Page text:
Prostanoid and TP-receptors in atherothrombosis: Is there a role for their antagonism?
25 March 2010
Accepted after major revision: 08 July 2010
24 November 2017 (online)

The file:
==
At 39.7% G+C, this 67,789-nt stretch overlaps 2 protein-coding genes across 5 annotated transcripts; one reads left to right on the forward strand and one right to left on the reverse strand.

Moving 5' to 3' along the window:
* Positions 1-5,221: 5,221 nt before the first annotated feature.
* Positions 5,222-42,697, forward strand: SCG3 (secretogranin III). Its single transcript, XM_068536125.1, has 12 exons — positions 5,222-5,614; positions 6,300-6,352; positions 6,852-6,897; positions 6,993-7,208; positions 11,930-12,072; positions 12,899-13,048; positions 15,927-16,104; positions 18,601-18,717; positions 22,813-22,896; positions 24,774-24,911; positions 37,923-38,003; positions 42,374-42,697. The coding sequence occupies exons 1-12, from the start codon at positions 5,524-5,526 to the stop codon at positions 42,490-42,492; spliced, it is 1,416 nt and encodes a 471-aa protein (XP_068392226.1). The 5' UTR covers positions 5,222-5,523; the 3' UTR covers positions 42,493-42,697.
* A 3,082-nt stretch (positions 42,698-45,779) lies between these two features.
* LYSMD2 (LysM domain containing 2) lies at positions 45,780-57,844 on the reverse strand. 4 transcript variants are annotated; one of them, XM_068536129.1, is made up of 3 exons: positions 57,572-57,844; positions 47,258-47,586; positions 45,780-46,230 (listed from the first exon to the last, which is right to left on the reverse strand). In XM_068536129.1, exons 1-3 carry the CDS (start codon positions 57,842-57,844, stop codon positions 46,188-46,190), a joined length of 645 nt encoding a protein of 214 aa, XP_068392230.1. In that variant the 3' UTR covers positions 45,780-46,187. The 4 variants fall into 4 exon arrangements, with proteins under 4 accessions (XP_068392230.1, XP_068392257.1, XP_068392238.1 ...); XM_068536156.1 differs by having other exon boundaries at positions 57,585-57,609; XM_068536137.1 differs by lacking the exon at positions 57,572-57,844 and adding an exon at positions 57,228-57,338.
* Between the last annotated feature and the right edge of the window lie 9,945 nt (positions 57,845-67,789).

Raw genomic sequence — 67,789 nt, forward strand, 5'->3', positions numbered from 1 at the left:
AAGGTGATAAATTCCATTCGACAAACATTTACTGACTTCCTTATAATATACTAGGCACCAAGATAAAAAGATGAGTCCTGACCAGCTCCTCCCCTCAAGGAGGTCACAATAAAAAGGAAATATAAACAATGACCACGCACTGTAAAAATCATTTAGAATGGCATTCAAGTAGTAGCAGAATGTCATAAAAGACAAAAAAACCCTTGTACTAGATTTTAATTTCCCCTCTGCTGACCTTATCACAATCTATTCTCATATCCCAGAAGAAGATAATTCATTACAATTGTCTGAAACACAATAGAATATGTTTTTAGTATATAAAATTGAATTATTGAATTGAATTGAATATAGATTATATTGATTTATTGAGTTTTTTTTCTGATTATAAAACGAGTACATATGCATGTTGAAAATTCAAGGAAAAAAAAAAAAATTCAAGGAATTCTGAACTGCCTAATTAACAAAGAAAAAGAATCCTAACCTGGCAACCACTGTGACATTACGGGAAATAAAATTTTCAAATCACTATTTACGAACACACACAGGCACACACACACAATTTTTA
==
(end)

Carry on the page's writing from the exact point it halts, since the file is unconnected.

Atherosclerosis and its clinical manifestations (i.e. myocardial infarction, stroke) are major causes of mortality and morbidity in Western countries. Endothelial dysfunction is considered the first step in the cascade leading up to coronary events. Increasing evidence suggests that direct inhibition of thromboxane A2/prostaglandin (TP)-receptors may not only have anti-platelet effects but also impact endothelial dysfunction as well as inflammatory component of atherosclerosis. While TP-receptor involvement in platelet function has received the greatest attention, more recent findings support the critical role of TP-receptor in other pathophysiological aspects of atherothrombosis. Prostanoids (i.e. TxA2, F2-isoprostanes, prostaglandins endoperoxides PGG2/PGH2) are known to promote the initiation and progression of atherosclerosis, not only via platelet activation, but through leukocyte-endothelial interactions and vasoconstriction. Dysfunctional endothelium, characterised by increased COX-activity, releases prostanoids that promote endothelial exposure to adhesion molecules and induce smooth muscle cell contraction. Plaque macrophages synthesise PGH2/PGG2 via COX-2; these potent prostanoids can trigger platelet activation and aggregation despite COX-1 inhibition by aspirin. TP-receptor inhibition has been reported to exert anti-atherosclerotic effects in pre-clinical model of disease. Reduction of plaque burden was associated with plaque stabilisation documented by the reduction in the content of macrophages, apoptotic cells, MMPs and endothelin-1, and the increase in smooth muscle cells content. TP-receptor blockade might have an anti-athero-sclerotic and plaque stabilisation effect. The possibility of combining anti-platelet activity with an anti-atherosclerotic effect via selective TP-receptor inhibitors could have important implications especially in clinical conditions associated with increased production of prostanoids, such as diabetes.
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